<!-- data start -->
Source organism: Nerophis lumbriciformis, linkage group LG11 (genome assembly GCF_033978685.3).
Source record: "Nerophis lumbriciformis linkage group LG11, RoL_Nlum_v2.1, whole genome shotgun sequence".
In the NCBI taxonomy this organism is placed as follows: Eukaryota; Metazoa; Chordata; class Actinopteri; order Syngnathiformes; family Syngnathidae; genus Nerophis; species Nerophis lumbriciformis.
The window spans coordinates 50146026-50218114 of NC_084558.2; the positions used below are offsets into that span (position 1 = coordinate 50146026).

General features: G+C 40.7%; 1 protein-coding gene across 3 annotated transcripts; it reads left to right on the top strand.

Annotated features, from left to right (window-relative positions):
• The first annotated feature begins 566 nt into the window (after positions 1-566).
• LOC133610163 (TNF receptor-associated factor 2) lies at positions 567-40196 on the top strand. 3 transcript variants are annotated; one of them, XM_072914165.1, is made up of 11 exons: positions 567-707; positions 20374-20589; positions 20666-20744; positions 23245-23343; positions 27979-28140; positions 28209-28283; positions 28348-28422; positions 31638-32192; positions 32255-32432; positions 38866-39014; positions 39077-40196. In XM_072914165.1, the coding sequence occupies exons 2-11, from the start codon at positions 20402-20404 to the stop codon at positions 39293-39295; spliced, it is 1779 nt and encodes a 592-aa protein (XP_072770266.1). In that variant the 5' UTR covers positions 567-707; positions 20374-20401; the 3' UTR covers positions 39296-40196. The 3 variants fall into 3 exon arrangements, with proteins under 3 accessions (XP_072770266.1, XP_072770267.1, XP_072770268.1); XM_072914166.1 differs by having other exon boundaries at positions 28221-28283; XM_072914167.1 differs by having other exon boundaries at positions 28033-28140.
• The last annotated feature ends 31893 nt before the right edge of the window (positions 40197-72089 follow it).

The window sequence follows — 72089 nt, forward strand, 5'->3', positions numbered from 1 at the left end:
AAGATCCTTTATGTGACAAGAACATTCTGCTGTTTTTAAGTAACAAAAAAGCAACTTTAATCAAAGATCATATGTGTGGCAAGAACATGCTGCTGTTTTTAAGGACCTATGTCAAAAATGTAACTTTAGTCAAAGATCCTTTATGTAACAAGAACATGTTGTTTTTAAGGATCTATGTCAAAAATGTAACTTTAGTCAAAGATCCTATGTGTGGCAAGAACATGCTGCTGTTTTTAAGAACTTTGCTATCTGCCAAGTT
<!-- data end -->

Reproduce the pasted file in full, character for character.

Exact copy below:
Source organism: Nerophis lumbriciformis, linkage group LG11 (genome assembly GCF_033978685.3).
Source record: "Nerophis lumbriciformis linkage group LG11, RoL_Nlum_v2.1, whole genome shotgun sequence".
In the NCBI taxonomy this organism is placed as follows: Eukaryota; Metazoa; Chordata; class Actinopteri; order Syngnathiformes; family Syngnathidae; genus Nerophis; species Nerophis lumbriciformis.
The window spans coordinates 50146026-50218114 of NC_084558.2; the positions used below are offsets into that span (position 1 = coordinate 50146026).

General features: G+C 40.7%; 1 protein-coding gene across 3 annotated transcripts; it reads left to right on the top strand.

Annotated features, from left to right (window-relative positions):
• The first annotated feature begins 566 nt into the window (after positions 1-566).
• LOC133610163 (TNF receptor-associated factor 2) lies at positions 567-40196 on the top strand. 3 transcript variants are annotated; one of them, XM_072914165.1, is made up of 11 exons: positions 567-707; positions 20374-20589; positions 20666-20744; positions 23245-23343; positions 27979-28140; positions 28209-28283; positions 28348-28422; positions 31638-32192; positions 32255-32432; positions 38866-39014; positions 39077-40196. In XM_072914165.1, the coding sequence occupies exons 2-11, from the start codon at positions 20402-20404 to the stop codon at positions 39293-39295; spliced, it is 1779 nt and encodes a 592-aa protein (XP_072770266.1). In that variant the 5' UTR covers positions 567-707; positions 20374-20401; the 3' UTR covers positions 39296-40196. The 3 variants fall into 3 exon arrangements, with proteins under 3 accessions (XP_072770266.1, XP_072770267.1, XP_072770268.1); XM_072914166.1 differs by having other exon boundaries at positions 28221-28283; XM_072914167.1 differs by having other exon boundaries at positions 28033-28140.
• The last annotated feature ends 31893 nt before the right edge of the window (positions 40197-72089 follow it).

The window sequence follows — 72089 nt, forward strand, 5'->3', positions numbered from 1 at the left end:
AAGATCCTTTATGTGACAAGAACATTCTGCTGTTTTTAAGTAACAAAAAAGCAACTTTAATCAAAGATCATATGTGTGGCAAGAACATGCTGCTGTTTTTAAGGACCTATGTCAAAAATGTAACTTTAGTCAAAGATCCTTTATGTAACAAGAACATGTTGTTTTTAAGGATCTATGTCAAAAATGTAACTTTAGTCAAAGATCCTATGTGTGGCAAGAACATGCTGCTGTTTTTAAGAACTTTGCTATCTGCCAAGTT